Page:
Create Your Own Category

In nearly every office in every industry across the land, the planning process for 2005 rages on.

By Heather McCune, Editor in Chief | September 30, 2004


Heather McCune, Editor in Chief


In nearly every office in every industry across the land, the planning process for 2005 rages on. Common questions asked no matter the business include:

  • What did we do this year that bears repeating next year?
  • How has our market changed?
  • Has our customer changed?
  • Who is our competition?
  • What makes us different?

Are your questions the same or different? No matter what the answer, I suggest every builder add one new question to the 2004 planning process:

"What are we willing to do that our competition won't do?"

Joe Calloway challenged attendees at Professional Builder's annual BENCHMARK conference with this question. "Instead of focusing on becoming a leader in your category, why not create a different category and be the only one in it?" he asked. The audience took a collective breath and to a person each was thinking how difficult this is in my business, in my market, in an industry as competitive as new residential construction.

Anticipating just such a reaction, Calloway answered his own question:

"Extraordinary companies create their own categories by doing what no one else does. They get to know the customer better than any one else in the business and connect with that customer better than anyone else can. They transcend commodity by offering more than just a product. They defy comparison by doing what their competitors can't or won't do."

Stop for a minute and dissect Calloway's answer. Is product what sets these companies apart? No. Is process what sets these companies apart? No. Is it people that set extraordinary companies apart? No. What sets these organizations apart - and above - their competitors: their unbreakable connection with the customer.

In home building you can create that connection many ways. Two builders that have gone beyond competition in similar yet different ways are Bigelow Homes in suburban Chicago and Simonini Builders in Charlotte, N.C.

The business models at both Bigelow and Simonini involve significant investment and risk. To create the community elements to attract buyers requires a huge cash outlay long before the models are built or homes can be sold. Ask Jamie Bigelow or Simonini's Bill Saint if the investment pays off and each smiles broadly. No words needed.

Each company connects with its customer through a product offering unique to the marketplace. Bigelow wows Chicagoland new home buyers with affordable, highly energy-efficient homes in a TND neighborhood complete with a corner store, cafe, community Christmas tree and more - all the elements of neighborhood other builders in the market can't (or won't) do at a comparable price point.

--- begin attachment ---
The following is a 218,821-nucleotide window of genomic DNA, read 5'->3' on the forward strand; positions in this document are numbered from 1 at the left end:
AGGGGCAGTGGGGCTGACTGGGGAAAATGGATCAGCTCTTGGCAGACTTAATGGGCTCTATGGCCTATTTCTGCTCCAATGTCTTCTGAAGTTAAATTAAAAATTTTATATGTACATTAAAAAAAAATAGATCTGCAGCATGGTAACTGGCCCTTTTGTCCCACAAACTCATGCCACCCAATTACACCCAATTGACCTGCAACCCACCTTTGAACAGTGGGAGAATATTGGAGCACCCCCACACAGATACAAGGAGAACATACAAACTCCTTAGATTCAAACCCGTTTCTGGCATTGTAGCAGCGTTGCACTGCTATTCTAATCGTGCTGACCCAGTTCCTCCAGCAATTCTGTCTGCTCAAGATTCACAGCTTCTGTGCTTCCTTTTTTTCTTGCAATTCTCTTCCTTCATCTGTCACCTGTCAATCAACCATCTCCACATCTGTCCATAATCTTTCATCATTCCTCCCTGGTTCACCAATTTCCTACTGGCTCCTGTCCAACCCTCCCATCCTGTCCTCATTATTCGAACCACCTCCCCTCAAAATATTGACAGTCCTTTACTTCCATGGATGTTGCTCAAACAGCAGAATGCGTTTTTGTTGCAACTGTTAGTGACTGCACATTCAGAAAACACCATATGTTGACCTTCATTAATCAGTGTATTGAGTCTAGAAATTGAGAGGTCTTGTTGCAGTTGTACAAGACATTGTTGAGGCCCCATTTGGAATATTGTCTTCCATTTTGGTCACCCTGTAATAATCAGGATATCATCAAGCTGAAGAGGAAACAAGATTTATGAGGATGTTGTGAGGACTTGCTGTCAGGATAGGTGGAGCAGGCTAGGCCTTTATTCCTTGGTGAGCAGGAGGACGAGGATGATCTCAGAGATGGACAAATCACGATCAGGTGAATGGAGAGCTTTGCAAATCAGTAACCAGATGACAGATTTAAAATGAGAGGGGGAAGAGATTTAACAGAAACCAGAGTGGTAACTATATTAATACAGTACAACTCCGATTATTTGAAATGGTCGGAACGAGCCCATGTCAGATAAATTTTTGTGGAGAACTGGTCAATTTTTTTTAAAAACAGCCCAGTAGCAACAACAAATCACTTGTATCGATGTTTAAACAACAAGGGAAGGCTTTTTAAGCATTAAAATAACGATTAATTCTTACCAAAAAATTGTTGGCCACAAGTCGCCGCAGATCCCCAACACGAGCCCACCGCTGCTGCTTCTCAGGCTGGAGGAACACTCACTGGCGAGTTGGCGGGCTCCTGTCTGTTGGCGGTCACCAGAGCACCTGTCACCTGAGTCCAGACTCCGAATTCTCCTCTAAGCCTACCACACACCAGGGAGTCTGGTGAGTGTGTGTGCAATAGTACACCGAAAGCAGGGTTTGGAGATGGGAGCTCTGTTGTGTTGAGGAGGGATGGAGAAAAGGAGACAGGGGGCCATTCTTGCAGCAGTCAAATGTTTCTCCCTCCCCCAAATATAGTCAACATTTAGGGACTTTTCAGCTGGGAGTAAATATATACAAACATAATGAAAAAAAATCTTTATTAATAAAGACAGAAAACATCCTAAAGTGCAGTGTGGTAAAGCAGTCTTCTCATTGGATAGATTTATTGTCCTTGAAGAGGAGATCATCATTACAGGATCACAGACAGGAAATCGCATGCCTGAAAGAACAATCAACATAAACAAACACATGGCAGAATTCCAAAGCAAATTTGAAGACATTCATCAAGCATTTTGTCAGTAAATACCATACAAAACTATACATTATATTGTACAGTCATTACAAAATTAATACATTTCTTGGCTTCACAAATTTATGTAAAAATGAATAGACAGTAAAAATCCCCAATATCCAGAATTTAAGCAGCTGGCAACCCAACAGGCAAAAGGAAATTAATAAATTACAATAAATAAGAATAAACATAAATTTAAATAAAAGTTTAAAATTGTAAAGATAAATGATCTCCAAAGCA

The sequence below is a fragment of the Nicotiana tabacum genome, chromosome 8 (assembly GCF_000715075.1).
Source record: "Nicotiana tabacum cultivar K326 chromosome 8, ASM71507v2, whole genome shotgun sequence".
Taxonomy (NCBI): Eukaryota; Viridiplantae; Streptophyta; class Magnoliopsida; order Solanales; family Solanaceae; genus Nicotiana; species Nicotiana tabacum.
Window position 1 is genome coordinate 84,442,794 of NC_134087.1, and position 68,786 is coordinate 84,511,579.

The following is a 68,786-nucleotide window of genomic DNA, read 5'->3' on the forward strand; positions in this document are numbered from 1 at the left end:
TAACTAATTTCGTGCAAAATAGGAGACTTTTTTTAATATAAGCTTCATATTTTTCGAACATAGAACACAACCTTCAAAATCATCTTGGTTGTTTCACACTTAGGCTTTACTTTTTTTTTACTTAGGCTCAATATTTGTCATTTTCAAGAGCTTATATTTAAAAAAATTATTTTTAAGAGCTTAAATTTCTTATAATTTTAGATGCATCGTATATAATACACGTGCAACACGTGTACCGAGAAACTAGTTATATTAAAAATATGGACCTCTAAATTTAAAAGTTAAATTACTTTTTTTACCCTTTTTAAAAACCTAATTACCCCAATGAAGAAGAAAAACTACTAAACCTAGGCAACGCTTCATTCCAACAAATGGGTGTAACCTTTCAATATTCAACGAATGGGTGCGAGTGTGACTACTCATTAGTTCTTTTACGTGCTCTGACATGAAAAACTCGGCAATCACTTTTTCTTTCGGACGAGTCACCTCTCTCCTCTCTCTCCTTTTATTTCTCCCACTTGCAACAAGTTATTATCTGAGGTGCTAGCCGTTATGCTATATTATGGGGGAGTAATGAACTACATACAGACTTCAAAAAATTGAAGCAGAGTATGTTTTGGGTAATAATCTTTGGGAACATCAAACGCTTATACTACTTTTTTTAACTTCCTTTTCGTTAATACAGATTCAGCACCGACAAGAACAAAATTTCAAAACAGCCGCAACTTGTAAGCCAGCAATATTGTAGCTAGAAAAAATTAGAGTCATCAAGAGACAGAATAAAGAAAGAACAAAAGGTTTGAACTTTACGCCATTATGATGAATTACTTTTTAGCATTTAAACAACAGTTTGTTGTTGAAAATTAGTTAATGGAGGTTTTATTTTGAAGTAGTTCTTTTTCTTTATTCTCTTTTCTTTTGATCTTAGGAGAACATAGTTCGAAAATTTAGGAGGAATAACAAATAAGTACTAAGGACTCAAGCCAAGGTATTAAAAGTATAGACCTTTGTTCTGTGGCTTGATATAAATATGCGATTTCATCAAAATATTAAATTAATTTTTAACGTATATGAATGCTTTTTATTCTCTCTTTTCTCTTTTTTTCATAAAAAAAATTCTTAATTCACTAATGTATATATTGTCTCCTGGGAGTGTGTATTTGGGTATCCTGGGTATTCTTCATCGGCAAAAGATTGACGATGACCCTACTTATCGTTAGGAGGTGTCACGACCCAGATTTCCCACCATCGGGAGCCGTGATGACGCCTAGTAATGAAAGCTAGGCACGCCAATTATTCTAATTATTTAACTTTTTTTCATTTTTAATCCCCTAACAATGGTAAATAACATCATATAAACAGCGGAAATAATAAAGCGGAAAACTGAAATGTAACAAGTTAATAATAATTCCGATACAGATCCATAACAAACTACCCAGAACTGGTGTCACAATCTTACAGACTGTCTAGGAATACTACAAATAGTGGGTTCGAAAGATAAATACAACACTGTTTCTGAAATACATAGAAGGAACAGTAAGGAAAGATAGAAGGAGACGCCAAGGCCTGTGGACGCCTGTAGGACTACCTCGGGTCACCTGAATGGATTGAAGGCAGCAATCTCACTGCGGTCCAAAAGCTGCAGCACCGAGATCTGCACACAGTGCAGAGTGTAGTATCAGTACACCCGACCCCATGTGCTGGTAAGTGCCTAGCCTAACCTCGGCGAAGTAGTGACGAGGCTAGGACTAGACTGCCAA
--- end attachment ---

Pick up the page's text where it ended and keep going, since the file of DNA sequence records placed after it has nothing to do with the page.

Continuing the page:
In Charlotte's robust and competitive new home market, Simonini Builders stands out for its design leadership and completely custom approach to the building process. While neither of these attributes is necessarily unique or beyond competition, Simonini creates its own category in the way it blends the two. The company's newest blend: Heydon Hall, a luxury community modeled after an English estate in one of Charlotte's most sought-after areas. This entirely new neighborhood delivers what buyers can't find in any other new home subdivision: community architecture and amenities that create an inspired sense of place combined with a one-of-a-kind floorplan.

At the other end of the "category of one" perspective is 2005 National Housing Quality Award Gold winner Pulte Homes. As the first national builder to win the Gold Award in program history, Pulte competes head to head on product in 27 states and 45 markets. Where this high volume home builder differentiates itself from the many competitors is in the relationships its 11,000 employees form with homebuyers. National vice president of customer service Erik Pekarski defines it this way:

"Customer delight is our standard, and will not be sacrificed. In dealing with our customers, our trade partners and each other, humility is expected."

Not willing to leave definitions of customer delight and humility to individual interpretation, Pulte teaches each associate the right meaning in a comprehensive orientation program. Day to day reinforcement comes from mentors that are assigned to each new hire.

Become a category of one company in 2005. Can you think of a better goal?

Heather McCune


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